What if true self publishing is not for you? What if the time, learning curve, effort, follow-through, and set up are beyond what you are willing or able or ready to do?
Possibly some of the other kinds of publishing solutions are a good idea.
While there are a few “bad” publishing solutions out there in this new and exciting world of self publishing, not all of the vanity or subsidy presses are wicked. And not all of the self publishing helper services are a waste of money. Different book self publishing projects match different book self publishing solutions.
Vanity press is called “vanity” because the author pays to have the book published. There is no editorial oversight. The author can have a published book in hand with no obstacles other than actually writing it. It could be a book of blank pages, so that’s not actually an obstacle either.
Subsidy press is another kind of “vanity” press, again tied only to the author’s ability to pay. And both those kinds of publishing services are often dissed because of the lack of perceived effort on the author’s part in getting the book to market. In both these publishing solutions, the ISBN number is given to the author by the press, either for free or for a fee. So those companies are the publisher. It isn’t self publishing, but the author doesn’t have to go through the gauntlet of traditional publishing rejection or the mountains of work in do-it-yourself self publishing.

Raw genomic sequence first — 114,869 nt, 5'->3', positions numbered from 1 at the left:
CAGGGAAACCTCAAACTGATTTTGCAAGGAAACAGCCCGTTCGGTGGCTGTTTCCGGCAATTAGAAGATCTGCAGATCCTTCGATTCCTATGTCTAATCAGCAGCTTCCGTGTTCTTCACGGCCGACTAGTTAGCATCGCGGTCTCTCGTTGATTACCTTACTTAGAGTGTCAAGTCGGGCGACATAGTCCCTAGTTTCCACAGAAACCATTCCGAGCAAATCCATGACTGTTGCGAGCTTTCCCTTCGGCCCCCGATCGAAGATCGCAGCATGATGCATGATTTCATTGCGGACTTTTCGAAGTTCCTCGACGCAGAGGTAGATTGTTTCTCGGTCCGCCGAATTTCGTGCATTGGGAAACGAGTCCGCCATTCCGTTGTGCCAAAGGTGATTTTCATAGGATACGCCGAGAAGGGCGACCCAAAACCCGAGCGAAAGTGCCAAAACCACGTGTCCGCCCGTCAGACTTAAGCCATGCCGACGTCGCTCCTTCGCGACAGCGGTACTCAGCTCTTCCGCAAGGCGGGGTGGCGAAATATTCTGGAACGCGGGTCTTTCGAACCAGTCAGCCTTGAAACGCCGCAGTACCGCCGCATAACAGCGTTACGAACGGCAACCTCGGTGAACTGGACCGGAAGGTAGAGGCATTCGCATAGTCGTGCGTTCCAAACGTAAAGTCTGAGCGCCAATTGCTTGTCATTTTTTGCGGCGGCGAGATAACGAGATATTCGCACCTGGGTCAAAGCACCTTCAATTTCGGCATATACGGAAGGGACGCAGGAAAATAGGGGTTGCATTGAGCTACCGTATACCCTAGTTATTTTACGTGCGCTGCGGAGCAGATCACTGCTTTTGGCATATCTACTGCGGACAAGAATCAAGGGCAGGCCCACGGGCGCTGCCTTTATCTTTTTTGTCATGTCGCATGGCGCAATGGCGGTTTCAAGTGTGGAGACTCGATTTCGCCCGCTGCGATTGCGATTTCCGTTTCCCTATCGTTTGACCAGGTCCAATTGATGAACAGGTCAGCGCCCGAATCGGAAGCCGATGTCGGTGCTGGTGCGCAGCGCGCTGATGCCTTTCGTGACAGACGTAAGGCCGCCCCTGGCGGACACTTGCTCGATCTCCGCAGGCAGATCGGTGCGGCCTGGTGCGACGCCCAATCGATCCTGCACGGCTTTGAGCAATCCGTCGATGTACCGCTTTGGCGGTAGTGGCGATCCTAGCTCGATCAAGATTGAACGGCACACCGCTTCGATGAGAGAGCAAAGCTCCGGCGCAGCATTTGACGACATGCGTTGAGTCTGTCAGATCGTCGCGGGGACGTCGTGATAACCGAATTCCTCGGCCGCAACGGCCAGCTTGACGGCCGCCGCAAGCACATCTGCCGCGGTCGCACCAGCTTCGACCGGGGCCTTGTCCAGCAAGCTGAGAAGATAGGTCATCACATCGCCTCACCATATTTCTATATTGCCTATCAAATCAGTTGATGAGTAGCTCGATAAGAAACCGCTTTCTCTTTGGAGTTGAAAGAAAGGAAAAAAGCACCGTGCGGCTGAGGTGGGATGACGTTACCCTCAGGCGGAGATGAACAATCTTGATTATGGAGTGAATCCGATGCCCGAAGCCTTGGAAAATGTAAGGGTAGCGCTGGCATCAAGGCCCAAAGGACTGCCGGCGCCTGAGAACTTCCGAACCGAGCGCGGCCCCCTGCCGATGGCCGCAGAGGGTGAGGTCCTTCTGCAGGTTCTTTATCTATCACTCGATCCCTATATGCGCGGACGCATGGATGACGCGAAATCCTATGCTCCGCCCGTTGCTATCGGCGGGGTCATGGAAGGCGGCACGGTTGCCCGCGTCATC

Vanity or subsidy press are an ideal solution for a book that the author wants to make available to either family and friends, or even the general public, but has no concerns for the long term rights ownership, publishing contractual details, or profit margin.
A family memoir, for instance. Or a fundraiser cookbook. Or a collection of a child’s poetry or artwork.
The long-term rights ownership is a concern because of the ISBN number having been assigned by that press, and that affects the publishing contract issues and the author’s ability to have the book printed anywhere else. The book may also be more expensive to print and sell in small quantities, which can make it unfeasible for a true self publishing approach.
For an author with a serious plan to market and support a book, but no time or ability to go the whole journey into self publishing, subsidy press can work well. The cost makes turning a profit on the book more difficult, but at least the book is out there and in reader’s hands.
The key to choosing the right solution for self publishing a book is to match the right publishing solution to the publishing project.
And the right match depends on the author’s ultimate purpose for the book.